One of the unique properties of stem cells is that they self renew to provide a continuous source of mature cells. By dividing in a manner that allows one cell to mature, while another remains undifferentiated, a continuous supply of stem cells is ensured. The growth and development of stem cells is supported by a specialized cellular environment called a niche that nurtures stem cells and helps regulate the cell cycle, which drives cell division.
“The hair follicle serves as a beautiful model for studying these processes, because we know exactly where the stem cell niche is,” said Fuchs. “We know how many cells are within the stem cell compartment, and we know that these cells typically cycle infrequently. This makes it possible to monitor when and how the stem cells of the skin are used.”
Less understood is how the adult stem cells are established during development. To address this, Rhee and Fuchs developed a strategy to isolate early hair follicle progenitor cells from embryonic mice. Using a number of genetic and molecular markers, they were able to distinguish these early hair progenitors from the unspecified interfollicular epidermal cells.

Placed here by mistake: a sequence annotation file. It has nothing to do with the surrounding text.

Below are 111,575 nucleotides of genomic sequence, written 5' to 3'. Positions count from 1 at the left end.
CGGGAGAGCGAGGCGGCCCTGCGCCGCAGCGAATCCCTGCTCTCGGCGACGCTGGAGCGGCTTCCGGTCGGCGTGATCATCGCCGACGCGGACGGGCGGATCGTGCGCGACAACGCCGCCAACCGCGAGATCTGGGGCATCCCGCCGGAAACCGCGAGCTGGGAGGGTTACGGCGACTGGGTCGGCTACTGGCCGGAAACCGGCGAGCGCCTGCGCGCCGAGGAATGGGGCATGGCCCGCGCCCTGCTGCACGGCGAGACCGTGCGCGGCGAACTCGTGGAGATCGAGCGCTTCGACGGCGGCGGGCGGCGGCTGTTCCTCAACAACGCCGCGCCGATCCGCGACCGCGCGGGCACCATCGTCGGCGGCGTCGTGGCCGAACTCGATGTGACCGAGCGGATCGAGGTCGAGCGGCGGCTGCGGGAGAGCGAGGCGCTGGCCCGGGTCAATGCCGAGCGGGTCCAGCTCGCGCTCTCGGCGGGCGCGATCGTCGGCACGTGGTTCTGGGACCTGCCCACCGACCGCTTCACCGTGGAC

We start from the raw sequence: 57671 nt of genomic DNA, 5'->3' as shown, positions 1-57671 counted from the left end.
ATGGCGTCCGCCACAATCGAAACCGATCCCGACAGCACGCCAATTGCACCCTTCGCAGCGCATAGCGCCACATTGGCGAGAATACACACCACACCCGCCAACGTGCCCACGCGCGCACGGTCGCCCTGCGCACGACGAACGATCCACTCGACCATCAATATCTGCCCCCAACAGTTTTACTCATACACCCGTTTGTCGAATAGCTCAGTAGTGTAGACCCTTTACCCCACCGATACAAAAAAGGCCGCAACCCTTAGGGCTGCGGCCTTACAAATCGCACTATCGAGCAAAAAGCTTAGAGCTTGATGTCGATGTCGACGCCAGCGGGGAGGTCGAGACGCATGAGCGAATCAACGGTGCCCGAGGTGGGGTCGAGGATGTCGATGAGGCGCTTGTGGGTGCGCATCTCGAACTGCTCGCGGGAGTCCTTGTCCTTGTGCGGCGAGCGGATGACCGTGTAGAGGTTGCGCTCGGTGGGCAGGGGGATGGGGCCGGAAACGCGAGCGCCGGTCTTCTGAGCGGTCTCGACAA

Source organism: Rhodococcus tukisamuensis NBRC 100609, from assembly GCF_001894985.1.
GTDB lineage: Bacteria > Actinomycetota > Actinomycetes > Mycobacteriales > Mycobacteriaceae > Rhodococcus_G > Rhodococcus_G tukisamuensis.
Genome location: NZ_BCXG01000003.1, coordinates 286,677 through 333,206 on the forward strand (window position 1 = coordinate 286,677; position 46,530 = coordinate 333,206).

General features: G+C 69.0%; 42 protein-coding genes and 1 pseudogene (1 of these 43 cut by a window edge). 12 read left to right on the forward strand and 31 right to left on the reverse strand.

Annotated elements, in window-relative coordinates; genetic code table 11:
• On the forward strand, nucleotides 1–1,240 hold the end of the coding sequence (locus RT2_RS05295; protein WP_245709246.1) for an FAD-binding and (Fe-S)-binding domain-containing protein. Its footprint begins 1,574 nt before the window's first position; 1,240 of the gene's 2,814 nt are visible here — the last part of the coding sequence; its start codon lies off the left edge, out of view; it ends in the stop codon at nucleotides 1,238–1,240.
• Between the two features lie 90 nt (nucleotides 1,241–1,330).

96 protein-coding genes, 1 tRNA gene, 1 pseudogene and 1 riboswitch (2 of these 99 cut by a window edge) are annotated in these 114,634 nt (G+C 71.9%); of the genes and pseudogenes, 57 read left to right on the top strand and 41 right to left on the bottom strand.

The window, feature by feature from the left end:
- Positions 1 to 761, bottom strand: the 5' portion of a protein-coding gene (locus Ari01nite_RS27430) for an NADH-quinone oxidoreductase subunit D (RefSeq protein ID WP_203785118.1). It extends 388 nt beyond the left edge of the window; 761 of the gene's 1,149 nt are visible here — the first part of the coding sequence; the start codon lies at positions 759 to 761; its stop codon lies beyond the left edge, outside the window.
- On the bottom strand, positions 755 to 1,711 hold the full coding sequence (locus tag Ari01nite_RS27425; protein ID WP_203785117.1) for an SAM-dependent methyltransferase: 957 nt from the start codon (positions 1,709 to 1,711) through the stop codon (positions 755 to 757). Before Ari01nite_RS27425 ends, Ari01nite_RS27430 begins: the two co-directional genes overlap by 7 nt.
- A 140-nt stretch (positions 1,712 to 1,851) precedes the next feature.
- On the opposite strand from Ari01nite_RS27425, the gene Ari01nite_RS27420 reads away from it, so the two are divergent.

They then used DNA microarrays to compare the genes that were active in the two kinds of cells. DNA microarrays, also called “gene chips,” can test the expression of thousands of genes present in a cell. Through this comparison, Rhee and Fuchs identified 1,394 genes that were preferentially expressed in one type of cell versus another. Importantly, said Fuchs, many of the genes they found activated in the embryonic hair progenitors were also activated in adult follicle stem cells, suggesting that the two types are functionally similar.